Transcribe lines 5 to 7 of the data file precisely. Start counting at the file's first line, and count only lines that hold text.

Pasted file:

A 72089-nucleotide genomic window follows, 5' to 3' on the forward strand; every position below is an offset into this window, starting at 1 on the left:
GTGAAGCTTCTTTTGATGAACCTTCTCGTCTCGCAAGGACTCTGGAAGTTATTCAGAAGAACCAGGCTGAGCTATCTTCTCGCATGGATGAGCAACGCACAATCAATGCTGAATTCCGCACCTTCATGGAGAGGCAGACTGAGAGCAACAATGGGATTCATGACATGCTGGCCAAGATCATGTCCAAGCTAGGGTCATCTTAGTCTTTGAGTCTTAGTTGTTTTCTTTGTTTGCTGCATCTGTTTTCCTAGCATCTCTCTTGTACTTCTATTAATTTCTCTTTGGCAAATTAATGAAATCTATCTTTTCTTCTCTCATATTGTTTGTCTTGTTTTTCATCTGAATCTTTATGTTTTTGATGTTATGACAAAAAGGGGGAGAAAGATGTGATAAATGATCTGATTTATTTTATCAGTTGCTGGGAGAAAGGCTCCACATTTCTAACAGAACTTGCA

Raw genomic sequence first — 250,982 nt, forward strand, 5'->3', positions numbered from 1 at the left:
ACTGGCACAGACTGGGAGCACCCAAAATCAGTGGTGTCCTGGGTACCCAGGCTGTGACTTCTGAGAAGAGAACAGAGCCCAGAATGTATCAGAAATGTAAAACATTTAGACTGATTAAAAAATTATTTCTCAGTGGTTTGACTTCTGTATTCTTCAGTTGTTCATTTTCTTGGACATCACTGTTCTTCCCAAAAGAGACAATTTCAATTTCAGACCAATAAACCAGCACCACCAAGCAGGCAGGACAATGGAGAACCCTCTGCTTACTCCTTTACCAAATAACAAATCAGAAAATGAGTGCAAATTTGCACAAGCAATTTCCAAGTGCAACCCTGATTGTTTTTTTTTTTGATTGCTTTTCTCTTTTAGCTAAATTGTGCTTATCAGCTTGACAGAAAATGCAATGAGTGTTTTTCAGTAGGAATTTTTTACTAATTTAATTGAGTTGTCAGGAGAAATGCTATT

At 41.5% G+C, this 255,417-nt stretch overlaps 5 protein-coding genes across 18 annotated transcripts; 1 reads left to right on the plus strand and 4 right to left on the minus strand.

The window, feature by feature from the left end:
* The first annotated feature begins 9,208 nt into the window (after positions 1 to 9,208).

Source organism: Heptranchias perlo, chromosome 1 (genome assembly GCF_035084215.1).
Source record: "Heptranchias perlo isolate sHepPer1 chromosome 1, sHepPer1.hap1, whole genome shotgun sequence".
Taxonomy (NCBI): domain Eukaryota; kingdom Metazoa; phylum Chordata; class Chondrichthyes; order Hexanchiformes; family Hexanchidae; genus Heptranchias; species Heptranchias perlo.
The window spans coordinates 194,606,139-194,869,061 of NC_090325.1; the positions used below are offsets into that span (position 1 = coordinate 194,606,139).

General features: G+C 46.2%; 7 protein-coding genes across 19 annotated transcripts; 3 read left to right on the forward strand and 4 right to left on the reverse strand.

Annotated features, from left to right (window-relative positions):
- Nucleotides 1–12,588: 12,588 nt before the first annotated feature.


At 41.5% G+C, this 255,417-nt stretch overlaps 5 protein-coding genes across 18 annotated transcripts; 1 reads left to right on the plus strand and 4 right to left on the minus strand.

The window, feature by feature from the left end:
* The first annotated feature begins 9,208 nt into the window (after positions 1 to 9,208).